6. Characterization of the adenosine receptor in cultured embryonic chick atrial myocytes: Coupling to modulation of contractility and adenylate cyclase activity and identification by direct radioligand binding

    SciTech Connect

    Liang, B.T.

    1989-06-01

    Adenosine receptors in a spontaneously contracting atrial myocyte culture from 14-day chick embryos were characterized by radioligand binding studies and by examining the involvement of G-protein in coupling these receptors to a high-affinity state and to the adenylate cyclase and the myocyte contractility. Binding of the antagonist radioligand (3H)-8-cyclopentyl-1,3-diproylxanthine ((3H)CPX) was rapid, reversible and saturable and was to a homogeneous population of sites with a Kd value of 2.1 +/- 0.2 nM and an apparent maximum binding of 26.2 +/- 3 fmol/mg of protein (n = 10, +/- S.E.). Guanyl-5-yl-(beta, gamma-imido)diphosphate had no effect on either the Kd or the maximum binding and CPX reversed the N6-R-phenyl-2-propyladenosine-induced inhibition of adenylate cyclase activity and contractility, indicating that (3H) CPX is an antagonist radioligand. Competition curves for (3H) CPX binding by a series of reference adenosine agonists were consistent with labeling of an A1 adenosine receptor and were better fit by a two-site model than by a one-site model. ADP-ribosylation of the G-protein by the endogenous NAD+ in the presence of pertussis toxin shifted the competition curves from bi to monophasic with Ki values similar to those of the KL observed in the absence of prior pertussis intoxication. The adenosine agonists were capable of inhibiting both the adenylate cyclase activity and myocyte contractility in either the absence or the presence of isoproterenol. The A1 adenosine receptor-selective antagonist CPX reversed these agonist effects. The order of ability of the reference adenosine receptor agonists in causing these inhibitory effects was similar to the order of potency of the same agonists in inhibiting the specific (3H)CPX binding (N6-R-phenyl-2-propyladenosine greater than N6-S-phenyl-2-propyladenosine or N-ethyladenosine-5'-uronic acid).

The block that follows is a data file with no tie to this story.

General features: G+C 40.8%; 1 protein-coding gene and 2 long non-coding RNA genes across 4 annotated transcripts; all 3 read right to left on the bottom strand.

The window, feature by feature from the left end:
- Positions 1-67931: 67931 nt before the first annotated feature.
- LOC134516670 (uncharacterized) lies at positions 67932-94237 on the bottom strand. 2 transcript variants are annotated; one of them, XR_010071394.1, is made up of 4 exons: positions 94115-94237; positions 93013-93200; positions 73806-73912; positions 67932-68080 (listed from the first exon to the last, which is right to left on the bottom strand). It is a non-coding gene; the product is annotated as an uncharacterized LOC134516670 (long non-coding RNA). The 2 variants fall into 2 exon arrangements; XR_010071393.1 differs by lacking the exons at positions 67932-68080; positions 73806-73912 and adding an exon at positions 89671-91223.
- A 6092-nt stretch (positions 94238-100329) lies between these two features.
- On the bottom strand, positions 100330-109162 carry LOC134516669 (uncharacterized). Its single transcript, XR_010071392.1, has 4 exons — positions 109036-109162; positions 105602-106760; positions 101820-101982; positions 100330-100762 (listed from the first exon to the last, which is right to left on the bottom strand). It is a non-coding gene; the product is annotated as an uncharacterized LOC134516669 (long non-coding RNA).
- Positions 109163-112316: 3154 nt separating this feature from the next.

7. Role of adenosine A2B receptors in inflammation

    PubMed Central

    Feoktistov, Igor; Biaggioni, Italo

    2013-01-01

    Recent progress in our understanding of the unique role of A2B receptors in the regulation of inflammation, immunity and tissue repair was considerably facilitated with the introduction of new pharmacological and genetic tools. However, it also led to seemingly conflicting conclusions on the role of A2B adenosine receptors in inflammation with some publications indicating pro-inflammatory effects and others suggesting the opposite. This chapter reviews the functions of A2B receptors in various cell types related to inflammation and integrated effects of A2B receptor modulation in several animal models of inflammation. It is argued that translation of current findings into novel therapies would require a better understanding of A2B receptors functions in diverse types of inflammatory responses in various tissues and at different points of their progression. PMID:21586358